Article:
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Cancer Cells Arise From Bacteria

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Cancer Cells Arise From Bacteria

Qing-Lin Dong et al. Cancer Cell Int.

Abstract

Background: The origin of cancer cells is the most fundamental yet unresolved problem in cancer research. Cancer cells are thought to be transformed from the normal cells. However, recent studies reveal that the primary cancer cells (PCCs) for cancer initiation and secondary cancer cells (SCCs) for cancer progression are formed in but not transformed from the senescent normal and cancer cells, respectively. Nevertheless, the cellular mechanism of PCCs/SCCs formation is unclear. Here, based on the evidences (1) the nascent PCCs/SCCs are small and organelle-less resembling bacteria; (2) our finding that the cyanobacterium TDX16 acquires its algal host DNA and turns into a new alga TDX16-DE by de novo organelle biogenesis, and (3) PCCs/SCCs formations share striking similarities with TDX16 development and transition, we propose the bacterial origin of cancer cells (BOCC).

Presentation of the hypothesis: The intracellular bacteria take up the DNAs of the senescent/necrotic normal cells/PCCs and then develop into PCCs/SCCs by hybridizing the acquired DNAs with their own ones and expressing the hybrid genomes.

Testing the hypothesis: BOCC can be confirmed by testing BOCC-based predictions, such as normal cells with no intracellular bacteria can not "transform" into cancer cells in any conditions.

Implications of the hypothesis: According to BOCC theory: (1) cancer cells are new single-celled eukaryotes, which is why the hallmarks of cancer are mostly the characteristics of protists; (2) genetic changes and instabilities are not the causes, but the consequences of cancer cell formation; and (3) the common role of carcinogens, infectious agents and relating factors is inducing or related to cellular senescence rather than mutations. Therefore, BOCC theory provides new rationale and direction for cancer research, prevention and therapy.

Keywords: Bacteria; Cancer cells; Cellular senescence; DNA acquisition; Hybridization; Organelle biogenesis; Origin.

Figures

Fig. 1
Fig. 1
Release of TDX16 from the senescent H. pluvialis cell. A An enlarged senescent H. pluvialis cell. B A massive blue spheroid (top right) with compacted TDX16 cells was released from the ruptured senescent H. pluvialis cell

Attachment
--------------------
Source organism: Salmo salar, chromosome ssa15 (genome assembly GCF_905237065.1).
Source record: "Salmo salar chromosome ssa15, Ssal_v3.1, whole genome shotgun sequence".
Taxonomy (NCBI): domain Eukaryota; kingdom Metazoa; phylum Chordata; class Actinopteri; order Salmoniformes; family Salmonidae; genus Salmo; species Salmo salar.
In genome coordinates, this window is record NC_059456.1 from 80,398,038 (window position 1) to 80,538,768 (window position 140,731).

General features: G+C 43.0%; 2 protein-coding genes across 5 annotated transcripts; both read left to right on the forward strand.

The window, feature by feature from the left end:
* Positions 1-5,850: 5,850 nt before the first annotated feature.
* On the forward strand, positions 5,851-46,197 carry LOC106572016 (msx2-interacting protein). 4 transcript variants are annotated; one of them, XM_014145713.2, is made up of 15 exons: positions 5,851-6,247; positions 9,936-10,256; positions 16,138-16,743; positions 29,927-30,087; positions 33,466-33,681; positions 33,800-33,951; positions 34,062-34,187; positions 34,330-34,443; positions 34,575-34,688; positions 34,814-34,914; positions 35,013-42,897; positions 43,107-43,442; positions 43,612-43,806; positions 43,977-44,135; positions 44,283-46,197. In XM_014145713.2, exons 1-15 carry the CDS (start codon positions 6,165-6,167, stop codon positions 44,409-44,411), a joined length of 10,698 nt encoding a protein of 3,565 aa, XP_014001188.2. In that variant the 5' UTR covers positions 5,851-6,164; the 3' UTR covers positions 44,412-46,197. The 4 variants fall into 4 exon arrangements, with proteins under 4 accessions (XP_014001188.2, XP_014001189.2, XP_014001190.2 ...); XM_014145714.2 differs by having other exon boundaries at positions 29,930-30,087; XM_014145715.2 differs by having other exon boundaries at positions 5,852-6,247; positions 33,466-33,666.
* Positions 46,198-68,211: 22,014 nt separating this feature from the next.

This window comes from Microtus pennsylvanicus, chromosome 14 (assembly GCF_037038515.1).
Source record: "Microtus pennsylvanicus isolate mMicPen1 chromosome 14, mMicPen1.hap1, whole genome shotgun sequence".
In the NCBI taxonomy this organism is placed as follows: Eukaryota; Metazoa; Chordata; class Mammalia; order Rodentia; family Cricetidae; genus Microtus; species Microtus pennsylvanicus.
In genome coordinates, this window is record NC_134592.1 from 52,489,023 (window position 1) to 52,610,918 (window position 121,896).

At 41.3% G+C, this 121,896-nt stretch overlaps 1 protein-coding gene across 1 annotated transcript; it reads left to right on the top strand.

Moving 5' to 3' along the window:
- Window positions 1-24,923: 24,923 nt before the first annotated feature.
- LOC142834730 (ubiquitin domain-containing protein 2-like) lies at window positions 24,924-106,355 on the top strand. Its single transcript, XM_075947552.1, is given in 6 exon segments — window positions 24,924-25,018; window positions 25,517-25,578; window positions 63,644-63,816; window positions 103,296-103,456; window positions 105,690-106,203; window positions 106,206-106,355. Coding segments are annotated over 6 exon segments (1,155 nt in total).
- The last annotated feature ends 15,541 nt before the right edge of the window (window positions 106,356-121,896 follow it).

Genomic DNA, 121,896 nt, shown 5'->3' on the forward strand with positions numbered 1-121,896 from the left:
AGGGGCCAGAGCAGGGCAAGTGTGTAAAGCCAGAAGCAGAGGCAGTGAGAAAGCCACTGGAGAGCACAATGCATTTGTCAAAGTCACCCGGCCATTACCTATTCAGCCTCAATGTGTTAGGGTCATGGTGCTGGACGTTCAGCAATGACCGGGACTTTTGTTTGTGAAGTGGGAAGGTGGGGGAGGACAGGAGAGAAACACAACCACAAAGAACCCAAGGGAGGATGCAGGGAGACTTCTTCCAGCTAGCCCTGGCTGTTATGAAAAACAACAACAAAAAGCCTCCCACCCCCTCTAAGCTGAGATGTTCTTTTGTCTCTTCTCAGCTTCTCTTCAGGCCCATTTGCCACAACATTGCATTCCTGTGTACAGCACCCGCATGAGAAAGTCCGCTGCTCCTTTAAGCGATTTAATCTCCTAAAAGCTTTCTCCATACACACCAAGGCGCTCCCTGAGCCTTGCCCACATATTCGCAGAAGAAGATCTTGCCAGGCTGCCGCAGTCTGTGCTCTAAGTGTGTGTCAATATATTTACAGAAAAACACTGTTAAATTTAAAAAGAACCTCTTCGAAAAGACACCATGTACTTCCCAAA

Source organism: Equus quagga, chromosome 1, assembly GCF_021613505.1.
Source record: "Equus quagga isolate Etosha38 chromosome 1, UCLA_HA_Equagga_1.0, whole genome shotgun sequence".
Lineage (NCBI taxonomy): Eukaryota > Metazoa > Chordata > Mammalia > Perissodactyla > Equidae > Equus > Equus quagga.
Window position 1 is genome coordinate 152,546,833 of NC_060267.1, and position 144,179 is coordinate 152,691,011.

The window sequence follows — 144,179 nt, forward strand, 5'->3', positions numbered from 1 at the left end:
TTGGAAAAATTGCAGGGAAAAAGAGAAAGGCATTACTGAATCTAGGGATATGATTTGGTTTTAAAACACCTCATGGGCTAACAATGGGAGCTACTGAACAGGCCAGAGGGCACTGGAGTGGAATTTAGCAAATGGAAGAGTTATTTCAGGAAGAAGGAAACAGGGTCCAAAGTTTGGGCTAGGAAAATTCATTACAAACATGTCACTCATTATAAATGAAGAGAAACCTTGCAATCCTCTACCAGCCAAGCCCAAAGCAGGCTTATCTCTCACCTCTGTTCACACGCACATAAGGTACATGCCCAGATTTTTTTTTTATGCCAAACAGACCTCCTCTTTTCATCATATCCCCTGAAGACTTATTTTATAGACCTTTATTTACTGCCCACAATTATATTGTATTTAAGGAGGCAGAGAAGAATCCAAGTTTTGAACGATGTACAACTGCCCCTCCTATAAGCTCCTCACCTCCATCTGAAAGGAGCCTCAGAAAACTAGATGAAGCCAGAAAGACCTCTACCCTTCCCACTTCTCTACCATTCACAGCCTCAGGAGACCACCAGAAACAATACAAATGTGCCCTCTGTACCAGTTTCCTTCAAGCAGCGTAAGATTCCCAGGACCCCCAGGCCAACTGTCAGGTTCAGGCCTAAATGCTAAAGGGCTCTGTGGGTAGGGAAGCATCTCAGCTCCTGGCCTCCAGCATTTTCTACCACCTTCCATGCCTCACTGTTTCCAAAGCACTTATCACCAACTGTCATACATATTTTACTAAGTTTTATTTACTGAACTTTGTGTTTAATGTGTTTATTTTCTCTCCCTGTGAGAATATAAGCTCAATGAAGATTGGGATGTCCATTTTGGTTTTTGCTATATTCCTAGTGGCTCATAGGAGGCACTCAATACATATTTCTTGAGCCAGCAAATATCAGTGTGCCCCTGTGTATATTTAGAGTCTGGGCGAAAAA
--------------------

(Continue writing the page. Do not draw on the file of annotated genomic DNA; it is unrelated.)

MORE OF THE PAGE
Fig. 2
Fig. 2
TDX16 development and transition into TDX16-DE. A Very small TDX16 cells with electron-dense HGBs multiplied by asymmetric division in the senescent H. pluvialis cell, scale bar 5 μm. B Small DTX16 cells filled up the cellular space of a senescent H. pluvialis cell, scale bar 0.5 μm. C Five TDX16 cells within a sporangium, scale bar 1 μm. D A TDX16-DE cell contains a large “e-shaped” chloroplast (C) with an embedded pyrenoid (P), a nucleus (N), a mitochondrion (M) and two vacuoles (V), scale bar 0.5 μm
Fig. 3
Fig. 3
Cartoon illustrating the formation of cancer cells. a The normal cell/PCC undergoes senescence and bloats into a PGC/PGCC with a large nucleus (N). leading to the activation of the dormant intracellular bacterium (B) and the invasion of the extracellular bacterium. b The bacterium intrudes into the large PGC/PGCC nucleus, takes up the nuclear DNA and retains the obtained DNA in DSB, and thus turns into the small nascent cancer cell (NC): PCC/SCC. c NC multiplies in the nucleus by asymmetric division, some of which penetrate the nuclear envelope (NE) into the cytoplasm. d All NCs enter cytoplasm after the rupture of NE, and continue to proliferate. During this process, some NCs protrude and escape from the necrotic PGCs/PGCCs; while most NCs aggregate into a spheroid. e A spheroid consist of NCs is liberated from the ruptured PGCs/PGCCs. f As NC increases in size, DSB disrupts and thus the acquired eukaryotic DNA and the bacterial one fragments and hybridizes into a hybrid genome; concurrently, a peripheral double membrane segment (DMS) is synthesized by fusion of the cytoplasmic membrane-derived vesicles. g NC further enlarges, DMS extends into a closed double membrane (DM), enclosing the total cytoplasm, and thus gives rise to a single multifunctional organelle (MO). Inside MO, a mitochondrion (M) is assembled by encapsulating the selected relevant components (e.g., DNA) with the double membrane synthesized by fusion of the inner DM membrane-derived vesicles; meanwhile, a small opening (O) is formed on DM allowing the selective release of MO matrix. h The released MO matrix builds up the eukaryotic cytoplasm (EC), and the newly assembled mitochondrion detaches from MO into EC; while new mitochondria continue to develop in MO, resulting the diminishment of MO. i After all mitochondria enter EC, MO dwindles into a nucleus (N), such that NC develops into a large mature PCC/SCC

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